An electric heater might blow cold air because the thermostat is set too low or is not working properly, the air has not had enough time to warm up yet or there is leaky or blocked duct work. Most of these are easily determined and corrected by the homeowner.
Even in warmer climates, an electric heater is welcome on chilly nights. If the heater is blowing cold air, one of the first things to check is the thermostat inside the house. If the temperature on the thermostat is too low, then the air will not be warm. Sometimes, the batteries in the thermostat are low or not working at all. This will also cause it to malfunction, causing the heater to blow cold air, or perhaps none at all.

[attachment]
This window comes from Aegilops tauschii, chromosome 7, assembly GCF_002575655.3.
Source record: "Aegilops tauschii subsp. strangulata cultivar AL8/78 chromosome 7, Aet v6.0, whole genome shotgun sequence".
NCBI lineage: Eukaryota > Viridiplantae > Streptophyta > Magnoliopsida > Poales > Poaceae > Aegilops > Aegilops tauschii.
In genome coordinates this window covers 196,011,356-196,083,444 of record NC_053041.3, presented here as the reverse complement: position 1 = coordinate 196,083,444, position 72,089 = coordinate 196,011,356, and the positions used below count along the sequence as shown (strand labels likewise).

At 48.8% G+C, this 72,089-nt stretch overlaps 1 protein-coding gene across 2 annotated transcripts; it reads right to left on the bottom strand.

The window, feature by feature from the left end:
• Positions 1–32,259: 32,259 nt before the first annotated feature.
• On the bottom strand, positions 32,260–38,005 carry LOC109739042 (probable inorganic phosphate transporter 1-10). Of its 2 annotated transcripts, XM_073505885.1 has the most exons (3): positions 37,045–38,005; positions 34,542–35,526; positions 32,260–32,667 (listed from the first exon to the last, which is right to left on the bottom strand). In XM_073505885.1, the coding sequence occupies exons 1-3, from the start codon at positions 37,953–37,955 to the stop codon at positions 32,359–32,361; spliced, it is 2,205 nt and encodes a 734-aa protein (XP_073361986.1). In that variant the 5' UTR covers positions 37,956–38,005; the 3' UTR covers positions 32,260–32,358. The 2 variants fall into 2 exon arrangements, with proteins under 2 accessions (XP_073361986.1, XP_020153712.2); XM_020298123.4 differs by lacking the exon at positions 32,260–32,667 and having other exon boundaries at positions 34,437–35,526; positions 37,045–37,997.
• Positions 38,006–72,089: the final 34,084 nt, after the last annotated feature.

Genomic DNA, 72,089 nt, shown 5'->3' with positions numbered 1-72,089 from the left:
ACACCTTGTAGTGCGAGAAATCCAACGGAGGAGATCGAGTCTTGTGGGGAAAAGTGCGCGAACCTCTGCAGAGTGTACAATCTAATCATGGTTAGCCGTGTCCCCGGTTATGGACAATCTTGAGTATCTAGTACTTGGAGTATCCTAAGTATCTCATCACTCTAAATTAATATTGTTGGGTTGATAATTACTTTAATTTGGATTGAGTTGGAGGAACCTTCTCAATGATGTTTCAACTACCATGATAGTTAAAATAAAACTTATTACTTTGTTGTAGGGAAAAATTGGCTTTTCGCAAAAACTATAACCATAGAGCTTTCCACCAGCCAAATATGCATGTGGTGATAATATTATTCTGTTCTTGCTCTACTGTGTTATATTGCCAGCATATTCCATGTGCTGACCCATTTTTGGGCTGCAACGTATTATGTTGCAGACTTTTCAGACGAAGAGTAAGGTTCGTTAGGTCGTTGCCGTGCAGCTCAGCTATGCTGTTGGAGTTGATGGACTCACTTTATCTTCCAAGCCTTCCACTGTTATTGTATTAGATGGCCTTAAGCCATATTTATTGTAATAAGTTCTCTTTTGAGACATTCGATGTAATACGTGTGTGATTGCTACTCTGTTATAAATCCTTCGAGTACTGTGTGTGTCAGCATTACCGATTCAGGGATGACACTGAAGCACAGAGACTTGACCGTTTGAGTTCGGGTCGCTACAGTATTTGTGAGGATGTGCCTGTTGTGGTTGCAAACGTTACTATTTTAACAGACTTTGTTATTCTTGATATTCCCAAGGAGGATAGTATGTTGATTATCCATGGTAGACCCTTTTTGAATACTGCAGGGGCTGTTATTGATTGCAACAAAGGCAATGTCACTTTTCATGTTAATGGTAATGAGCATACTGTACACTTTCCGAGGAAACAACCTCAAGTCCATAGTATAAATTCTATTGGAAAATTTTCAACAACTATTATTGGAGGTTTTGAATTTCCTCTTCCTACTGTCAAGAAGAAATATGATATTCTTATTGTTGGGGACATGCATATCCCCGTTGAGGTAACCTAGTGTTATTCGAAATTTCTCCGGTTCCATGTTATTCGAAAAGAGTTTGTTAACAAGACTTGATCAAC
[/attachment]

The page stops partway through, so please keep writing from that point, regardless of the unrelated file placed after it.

Another thing to keep in mind is that the air that is initially blown out by the heater will not immediately be warm. This is especially true if the attic has been exceptionally cold. Just as with warm water coming out of a faucet, the air coming out of the vent needs some time to warm up. If the air is not warm after a few minutes, this may indicate a problem.
Leaky or blocked air ducts may impede the flow of warm air. Leaky ducts cause warm air to escape into the attic instead of making its way into the home. Blocked ducts prevent the air from entering the home at all.